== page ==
I recently returned to work after an extended vacation and it was one of the best vacations I’ve ever had. But it wasn’t what I did that made it great—it was what I didn’t do.
In America, as with most countries, we take great national pride in those who have made the ultimate sacrifice for our nation. We call them heroes. Men and women, often rising from obscure corners of the country, who honor us with their courage, strength, and blood. They are the best of us. And they deserve to be remembered.
The person you are today is largely the result of the people who’ve surrounded you over the years. Your friends, family, co-workers, etc. have shaped your thinking and influenced your actions more than you will ever know. But some of the greatest mentors in your life have actually formed you from a distance.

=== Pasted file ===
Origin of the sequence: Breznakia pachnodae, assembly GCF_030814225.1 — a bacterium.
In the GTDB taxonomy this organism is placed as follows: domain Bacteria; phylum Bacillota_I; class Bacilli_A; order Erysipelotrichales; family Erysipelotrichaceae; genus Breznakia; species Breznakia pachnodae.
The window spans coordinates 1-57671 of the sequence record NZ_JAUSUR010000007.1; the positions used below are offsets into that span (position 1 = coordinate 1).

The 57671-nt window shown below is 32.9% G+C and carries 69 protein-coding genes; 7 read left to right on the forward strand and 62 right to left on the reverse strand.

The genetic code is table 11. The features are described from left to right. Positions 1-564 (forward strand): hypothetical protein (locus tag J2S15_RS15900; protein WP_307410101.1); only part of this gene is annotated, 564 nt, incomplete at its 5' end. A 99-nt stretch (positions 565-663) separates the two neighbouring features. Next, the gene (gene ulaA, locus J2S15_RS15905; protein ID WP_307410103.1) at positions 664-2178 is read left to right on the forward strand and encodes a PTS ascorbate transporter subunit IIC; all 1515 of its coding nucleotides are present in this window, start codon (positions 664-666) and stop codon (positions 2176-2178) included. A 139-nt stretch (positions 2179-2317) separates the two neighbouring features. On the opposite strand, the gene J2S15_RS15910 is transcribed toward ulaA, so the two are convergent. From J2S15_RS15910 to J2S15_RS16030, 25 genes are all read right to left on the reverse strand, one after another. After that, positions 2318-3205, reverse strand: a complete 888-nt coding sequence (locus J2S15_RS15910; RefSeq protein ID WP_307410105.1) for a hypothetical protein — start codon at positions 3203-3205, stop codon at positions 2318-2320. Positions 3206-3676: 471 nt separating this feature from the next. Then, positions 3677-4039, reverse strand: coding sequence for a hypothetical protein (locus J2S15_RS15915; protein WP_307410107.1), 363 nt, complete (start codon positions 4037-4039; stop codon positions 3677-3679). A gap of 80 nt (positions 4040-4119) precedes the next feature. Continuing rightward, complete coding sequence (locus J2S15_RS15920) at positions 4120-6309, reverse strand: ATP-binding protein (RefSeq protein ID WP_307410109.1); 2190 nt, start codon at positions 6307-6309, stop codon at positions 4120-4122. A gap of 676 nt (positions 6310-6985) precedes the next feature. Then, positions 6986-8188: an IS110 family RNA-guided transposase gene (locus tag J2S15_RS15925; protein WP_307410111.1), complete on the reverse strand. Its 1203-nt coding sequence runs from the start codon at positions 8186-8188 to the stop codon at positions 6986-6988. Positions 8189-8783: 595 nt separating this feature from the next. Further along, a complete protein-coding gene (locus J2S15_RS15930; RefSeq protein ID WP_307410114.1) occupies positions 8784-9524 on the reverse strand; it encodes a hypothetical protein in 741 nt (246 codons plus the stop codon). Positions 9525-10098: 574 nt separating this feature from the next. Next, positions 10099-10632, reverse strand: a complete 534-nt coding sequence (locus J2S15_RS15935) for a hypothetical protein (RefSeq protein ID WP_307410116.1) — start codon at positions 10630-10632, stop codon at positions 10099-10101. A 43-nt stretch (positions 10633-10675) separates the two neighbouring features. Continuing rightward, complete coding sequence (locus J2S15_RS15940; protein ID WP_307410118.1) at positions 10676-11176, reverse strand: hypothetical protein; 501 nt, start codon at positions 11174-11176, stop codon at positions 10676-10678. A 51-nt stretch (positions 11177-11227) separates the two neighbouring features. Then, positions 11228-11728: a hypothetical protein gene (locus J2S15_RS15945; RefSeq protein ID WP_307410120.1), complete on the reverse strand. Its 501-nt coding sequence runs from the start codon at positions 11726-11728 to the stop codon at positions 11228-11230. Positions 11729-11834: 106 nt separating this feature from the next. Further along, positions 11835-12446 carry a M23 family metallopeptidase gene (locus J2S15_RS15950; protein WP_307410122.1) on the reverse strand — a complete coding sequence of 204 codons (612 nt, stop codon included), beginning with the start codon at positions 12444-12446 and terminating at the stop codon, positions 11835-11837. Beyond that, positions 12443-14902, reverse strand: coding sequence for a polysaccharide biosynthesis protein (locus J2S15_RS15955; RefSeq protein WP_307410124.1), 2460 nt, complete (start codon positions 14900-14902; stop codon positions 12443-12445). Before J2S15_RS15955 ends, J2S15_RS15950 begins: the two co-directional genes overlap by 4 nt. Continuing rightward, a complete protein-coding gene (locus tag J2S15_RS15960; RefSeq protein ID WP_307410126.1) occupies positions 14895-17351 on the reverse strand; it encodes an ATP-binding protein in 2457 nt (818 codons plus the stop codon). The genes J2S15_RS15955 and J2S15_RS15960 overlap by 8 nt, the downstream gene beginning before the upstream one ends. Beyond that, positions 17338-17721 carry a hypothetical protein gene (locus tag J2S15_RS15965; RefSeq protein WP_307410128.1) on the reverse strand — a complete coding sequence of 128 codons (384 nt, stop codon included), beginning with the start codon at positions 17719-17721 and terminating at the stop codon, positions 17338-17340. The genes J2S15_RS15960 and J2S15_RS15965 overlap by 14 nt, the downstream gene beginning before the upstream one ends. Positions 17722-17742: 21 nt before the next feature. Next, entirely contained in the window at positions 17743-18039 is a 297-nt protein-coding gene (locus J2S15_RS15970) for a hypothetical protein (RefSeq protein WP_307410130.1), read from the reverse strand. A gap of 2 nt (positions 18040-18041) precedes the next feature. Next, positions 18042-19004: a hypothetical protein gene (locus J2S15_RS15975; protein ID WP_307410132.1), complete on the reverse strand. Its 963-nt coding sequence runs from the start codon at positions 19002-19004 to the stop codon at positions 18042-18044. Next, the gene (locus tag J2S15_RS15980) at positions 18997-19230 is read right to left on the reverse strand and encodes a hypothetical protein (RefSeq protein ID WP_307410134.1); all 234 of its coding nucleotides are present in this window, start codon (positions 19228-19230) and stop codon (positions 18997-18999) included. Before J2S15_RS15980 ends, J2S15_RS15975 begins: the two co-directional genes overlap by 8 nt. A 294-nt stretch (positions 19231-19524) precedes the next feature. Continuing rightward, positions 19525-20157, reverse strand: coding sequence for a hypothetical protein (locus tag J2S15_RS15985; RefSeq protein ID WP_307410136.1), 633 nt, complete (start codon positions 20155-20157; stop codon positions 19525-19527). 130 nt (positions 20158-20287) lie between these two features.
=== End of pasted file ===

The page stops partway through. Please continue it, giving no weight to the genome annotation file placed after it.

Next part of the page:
When you hear the word “leader” who’s the first person you think of? Is it the President of the United States or some other national political figure. Maybe it’s someone in your community like a school administrator, a pastor, or a business owner.
When somebody talks about leaders or leadership, we all see the faces of people who we think fit that bill. But the big question I want to ask you is this: who should come to your mind first?